Colorado Springs Gazette, 24 Aug 99

Religious leaders say gays welcome

Forum's message: End oppression

By Eric Gorski / The Gazette 
Story editor Sue McMillin

A group of liberal religious leaders, taking a stand that clashes with the beliefs of many of their colleagues and some of their congregants, declared Monday night in Colorado Springs that gays and lesbians don't need to change to be welcome at God's table.

The message was delivered before a mostly supportive crowd of 175 people at the Antlers Adam's Mark hotel. The room was decorated with the brightly colored stoles of gay and lesbian Lutheran pastors who resigned or were removed over disagreements with church leadership.

The forum organizers, the National Gay and Lesbian Task Force and Equal Partners in Faith, a pro-gay religious group, chose Colorado Springs as a meeting site because of its reputation as a center for conservative religious groups that bring a distinctly different view to the gay-rights debate.

Despite the sensitive subject, there was little rancor. About eight Focus on the Family representatives occupied one corner of the room, identifiable by not joining in the applause.

One speaker was briefly interrupted by a man standing at the back of the room who shouted, "Blasphemy! Blasphemy! Repent before the Lord returns!" The man then walked out of the room. That was as divisive as it got.

The forum is part of the semiannual conference of the National Religious Leadership Roundtable, an interfaith group of gay-friendly faiths, denominations and groups. The roundtable, which numbers about 40, is hammering out organizational matters such as drafting a mission statement and strategy on touchy subjects such as same-sex marriages. The conference ends today.

The meeting comes as several Christian denominations are grappling with difficult issues ranging from whether noncelibate gays should be ordained to whether ministers should be allowed to officiate same-sex marriages.

This weekend in Denver, delegates to the Churchwide Assembly of the Evangelical Lutheran Church in America voted to maintain the denomination's stance forbidding the ordination of practicing homosexuals.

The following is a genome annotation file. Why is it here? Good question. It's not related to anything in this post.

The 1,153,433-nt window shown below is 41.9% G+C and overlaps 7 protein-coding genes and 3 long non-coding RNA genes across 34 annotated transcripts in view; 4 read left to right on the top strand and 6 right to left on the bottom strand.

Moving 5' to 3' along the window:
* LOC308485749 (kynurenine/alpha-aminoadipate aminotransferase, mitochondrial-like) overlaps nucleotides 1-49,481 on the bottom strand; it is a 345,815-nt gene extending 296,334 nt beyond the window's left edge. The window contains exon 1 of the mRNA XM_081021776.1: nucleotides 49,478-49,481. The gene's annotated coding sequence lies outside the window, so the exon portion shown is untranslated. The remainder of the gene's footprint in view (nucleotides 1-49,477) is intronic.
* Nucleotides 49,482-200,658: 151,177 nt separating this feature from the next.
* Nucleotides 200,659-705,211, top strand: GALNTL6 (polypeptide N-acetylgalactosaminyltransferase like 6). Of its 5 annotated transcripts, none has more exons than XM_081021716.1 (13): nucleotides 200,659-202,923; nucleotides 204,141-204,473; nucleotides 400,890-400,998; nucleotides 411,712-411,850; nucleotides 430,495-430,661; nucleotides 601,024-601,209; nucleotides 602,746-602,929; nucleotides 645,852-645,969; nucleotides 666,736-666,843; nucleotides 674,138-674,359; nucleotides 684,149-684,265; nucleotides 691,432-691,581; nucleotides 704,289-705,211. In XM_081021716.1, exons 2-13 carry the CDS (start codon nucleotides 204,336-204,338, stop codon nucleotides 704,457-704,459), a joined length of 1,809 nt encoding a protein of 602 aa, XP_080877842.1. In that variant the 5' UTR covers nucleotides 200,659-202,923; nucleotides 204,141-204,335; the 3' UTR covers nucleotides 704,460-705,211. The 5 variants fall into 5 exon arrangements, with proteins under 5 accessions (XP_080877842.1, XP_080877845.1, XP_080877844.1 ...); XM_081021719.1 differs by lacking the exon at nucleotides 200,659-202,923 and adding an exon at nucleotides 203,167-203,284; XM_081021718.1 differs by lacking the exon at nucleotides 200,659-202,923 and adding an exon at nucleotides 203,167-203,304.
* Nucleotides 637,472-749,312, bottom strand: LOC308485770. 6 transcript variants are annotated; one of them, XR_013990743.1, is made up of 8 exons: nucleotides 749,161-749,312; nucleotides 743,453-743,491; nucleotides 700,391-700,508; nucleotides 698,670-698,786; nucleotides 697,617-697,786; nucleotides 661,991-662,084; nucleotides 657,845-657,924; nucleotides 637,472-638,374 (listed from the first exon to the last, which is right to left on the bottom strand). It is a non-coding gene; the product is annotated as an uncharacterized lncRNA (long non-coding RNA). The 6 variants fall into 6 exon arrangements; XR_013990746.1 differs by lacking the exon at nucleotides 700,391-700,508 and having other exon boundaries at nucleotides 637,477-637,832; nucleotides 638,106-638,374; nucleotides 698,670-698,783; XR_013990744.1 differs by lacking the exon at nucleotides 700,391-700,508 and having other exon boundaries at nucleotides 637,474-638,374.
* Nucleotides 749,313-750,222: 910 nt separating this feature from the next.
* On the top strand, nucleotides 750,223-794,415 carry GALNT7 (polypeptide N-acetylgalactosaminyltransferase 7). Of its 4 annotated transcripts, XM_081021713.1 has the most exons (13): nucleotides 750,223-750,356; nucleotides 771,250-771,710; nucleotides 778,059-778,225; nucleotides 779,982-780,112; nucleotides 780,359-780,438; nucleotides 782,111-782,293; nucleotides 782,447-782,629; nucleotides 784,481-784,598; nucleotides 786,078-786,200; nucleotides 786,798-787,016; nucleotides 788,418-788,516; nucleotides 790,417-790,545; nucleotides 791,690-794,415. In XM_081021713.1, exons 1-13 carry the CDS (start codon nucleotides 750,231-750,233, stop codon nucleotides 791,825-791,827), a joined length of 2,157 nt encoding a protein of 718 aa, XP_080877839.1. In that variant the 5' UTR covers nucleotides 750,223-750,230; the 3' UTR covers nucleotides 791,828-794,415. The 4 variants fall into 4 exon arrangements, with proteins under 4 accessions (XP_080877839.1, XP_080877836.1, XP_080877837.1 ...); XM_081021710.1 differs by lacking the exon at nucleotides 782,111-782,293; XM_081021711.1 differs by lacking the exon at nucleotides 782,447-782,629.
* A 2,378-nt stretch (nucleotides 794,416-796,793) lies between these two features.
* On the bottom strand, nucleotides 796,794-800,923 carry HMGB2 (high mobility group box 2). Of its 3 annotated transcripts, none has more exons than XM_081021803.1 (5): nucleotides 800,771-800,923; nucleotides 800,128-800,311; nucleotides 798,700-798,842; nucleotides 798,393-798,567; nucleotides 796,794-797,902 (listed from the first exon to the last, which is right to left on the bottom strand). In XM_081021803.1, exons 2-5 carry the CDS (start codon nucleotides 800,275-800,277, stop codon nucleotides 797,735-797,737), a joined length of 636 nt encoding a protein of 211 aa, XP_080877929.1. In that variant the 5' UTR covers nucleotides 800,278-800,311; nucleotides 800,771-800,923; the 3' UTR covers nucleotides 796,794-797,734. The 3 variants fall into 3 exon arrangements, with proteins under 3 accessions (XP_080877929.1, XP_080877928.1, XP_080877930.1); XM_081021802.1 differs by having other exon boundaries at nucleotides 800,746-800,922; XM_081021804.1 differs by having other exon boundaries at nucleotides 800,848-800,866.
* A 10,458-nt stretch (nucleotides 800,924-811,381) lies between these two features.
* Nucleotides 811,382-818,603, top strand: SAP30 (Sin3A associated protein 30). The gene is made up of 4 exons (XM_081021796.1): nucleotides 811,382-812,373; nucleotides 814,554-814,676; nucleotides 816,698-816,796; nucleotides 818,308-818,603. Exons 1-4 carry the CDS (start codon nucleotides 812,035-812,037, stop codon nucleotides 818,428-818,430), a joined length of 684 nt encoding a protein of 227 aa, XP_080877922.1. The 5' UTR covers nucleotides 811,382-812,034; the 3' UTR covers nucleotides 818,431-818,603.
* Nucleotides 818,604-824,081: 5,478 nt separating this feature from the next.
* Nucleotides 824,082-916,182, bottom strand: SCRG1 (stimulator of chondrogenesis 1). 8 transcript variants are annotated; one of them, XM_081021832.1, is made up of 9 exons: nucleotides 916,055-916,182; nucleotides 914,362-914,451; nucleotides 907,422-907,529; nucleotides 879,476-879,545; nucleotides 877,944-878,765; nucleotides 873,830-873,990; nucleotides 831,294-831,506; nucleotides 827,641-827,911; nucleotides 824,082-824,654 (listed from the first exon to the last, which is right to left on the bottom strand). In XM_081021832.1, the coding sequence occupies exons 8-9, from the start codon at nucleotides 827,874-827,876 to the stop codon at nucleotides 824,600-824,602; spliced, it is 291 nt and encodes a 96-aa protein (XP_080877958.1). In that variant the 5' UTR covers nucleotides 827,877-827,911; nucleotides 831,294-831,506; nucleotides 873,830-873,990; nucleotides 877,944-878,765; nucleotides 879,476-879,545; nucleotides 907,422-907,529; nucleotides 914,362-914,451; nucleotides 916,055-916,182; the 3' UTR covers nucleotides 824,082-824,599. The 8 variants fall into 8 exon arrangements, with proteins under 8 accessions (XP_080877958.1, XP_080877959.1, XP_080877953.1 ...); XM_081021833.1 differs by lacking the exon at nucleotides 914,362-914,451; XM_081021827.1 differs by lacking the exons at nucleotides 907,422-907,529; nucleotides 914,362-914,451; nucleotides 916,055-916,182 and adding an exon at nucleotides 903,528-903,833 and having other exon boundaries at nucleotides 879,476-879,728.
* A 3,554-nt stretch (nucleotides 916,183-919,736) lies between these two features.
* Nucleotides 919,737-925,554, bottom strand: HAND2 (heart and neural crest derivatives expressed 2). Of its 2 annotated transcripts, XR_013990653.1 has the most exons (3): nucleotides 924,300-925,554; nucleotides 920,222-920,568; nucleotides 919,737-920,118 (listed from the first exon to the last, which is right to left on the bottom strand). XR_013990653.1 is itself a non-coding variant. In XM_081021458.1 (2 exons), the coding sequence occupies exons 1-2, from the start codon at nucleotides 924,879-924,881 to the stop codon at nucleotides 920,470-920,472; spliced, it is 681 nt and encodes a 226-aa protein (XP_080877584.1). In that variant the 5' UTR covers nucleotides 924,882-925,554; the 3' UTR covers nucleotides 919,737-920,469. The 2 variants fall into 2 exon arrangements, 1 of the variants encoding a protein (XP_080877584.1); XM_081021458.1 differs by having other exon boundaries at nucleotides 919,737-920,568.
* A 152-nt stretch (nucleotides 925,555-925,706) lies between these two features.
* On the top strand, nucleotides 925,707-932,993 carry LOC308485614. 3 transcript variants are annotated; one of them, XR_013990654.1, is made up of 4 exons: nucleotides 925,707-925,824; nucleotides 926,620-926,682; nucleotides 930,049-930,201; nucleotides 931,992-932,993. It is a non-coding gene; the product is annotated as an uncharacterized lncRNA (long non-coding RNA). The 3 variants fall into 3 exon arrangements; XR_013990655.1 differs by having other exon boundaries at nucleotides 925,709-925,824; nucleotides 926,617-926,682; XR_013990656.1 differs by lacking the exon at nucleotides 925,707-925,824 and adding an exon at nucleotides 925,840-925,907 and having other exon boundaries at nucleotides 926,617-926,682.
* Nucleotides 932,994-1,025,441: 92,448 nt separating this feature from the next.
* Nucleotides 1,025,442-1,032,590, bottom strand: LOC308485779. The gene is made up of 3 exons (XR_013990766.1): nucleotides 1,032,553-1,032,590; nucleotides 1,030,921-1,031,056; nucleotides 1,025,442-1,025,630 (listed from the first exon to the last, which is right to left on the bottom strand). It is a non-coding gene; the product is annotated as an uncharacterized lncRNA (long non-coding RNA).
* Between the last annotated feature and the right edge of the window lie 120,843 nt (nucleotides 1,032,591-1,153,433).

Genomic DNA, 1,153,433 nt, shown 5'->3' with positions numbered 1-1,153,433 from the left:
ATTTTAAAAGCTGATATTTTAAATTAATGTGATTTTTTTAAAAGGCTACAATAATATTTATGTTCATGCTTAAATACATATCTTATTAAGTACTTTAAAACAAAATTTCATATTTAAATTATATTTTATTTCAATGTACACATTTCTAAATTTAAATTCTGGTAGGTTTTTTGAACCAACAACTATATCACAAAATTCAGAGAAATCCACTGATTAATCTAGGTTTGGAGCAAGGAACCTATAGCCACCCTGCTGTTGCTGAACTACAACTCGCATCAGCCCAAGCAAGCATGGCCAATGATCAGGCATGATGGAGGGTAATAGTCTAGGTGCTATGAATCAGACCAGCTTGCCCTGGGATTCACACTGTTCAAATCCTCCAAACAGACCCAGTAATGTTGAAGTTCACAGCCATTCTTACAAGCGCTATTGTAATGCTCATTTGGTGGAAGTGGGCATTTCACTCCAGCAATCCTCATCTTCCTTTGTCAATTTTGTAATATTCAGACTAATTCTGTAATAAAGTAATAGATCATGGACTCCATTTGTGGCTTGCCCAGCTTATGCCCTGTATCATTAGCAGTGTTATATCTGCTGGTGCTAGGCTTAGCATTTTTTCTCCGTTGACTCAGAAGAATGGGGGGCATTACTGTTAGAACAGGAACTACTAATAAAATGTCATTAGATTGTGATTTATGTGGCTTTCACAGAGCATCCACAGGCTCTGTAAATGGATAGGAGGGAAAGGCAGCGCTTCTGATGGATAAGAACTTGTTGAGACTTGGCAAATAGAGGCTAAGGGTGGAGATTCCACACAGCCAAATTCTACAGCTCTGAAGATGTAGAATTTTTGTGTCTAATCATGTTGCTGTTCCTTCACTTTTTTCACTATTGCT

The Rev. Jimmy Creech, an ordained elder with the United Methodist Church who was acquitted in a church trial after performing a marriage-like ceremony between two women, used Monday's forum to exhort Christians to take the lead on gay-rights issues. He said it was the church's responsibility to do so as the "principal carrier of blame for the oppression of gays and lesbians throughout history," dating to the 13th century.

"It's important for us to acknowledge that and say we've been wrong, and we need to end the oppression," he said.

Rabbi Steven Foster of Denver, who was chairman of the chief opposition group to Amendment 2, the Colorado anti-gay-rights measure, said he believes gay-rights supporters have erred in presentation, especially in light of trying to influence heterosexuals.

"We have framed it as a gay-rights issue," he said. "I truly believe this is a civil-rights issue. We have to make the highway broader and make more opportunities. It's much easier for people to be involved in a civil-rights issue than a gay-rights issue."

Originally, a question-and-answer session at the forum's end was to be conducted in an open-microphone format. But organizers instead asked crowd members to scribble questions on index cards read by a moderator.

Laura Montgomery-Rutt, national organizer for Equal Partners in Faith, said the change was made in part because of the presence of the Focus on the Family representatives, which she said "might intimidate some people from asking questions." At least one question from a Focus official was read during the brief session. John Paulk, a self-professed former homosexual, said during a break that he could relate to the stories of pain and struggling he heard. He heads an organization that believes homosexuality is a choice.

"It's just the conclusion I came to was different," he said. "I don't want to oppress someone's right to be gay if they want to be. But there also must be equal validity to the testimony of people who've come out of homosexuality."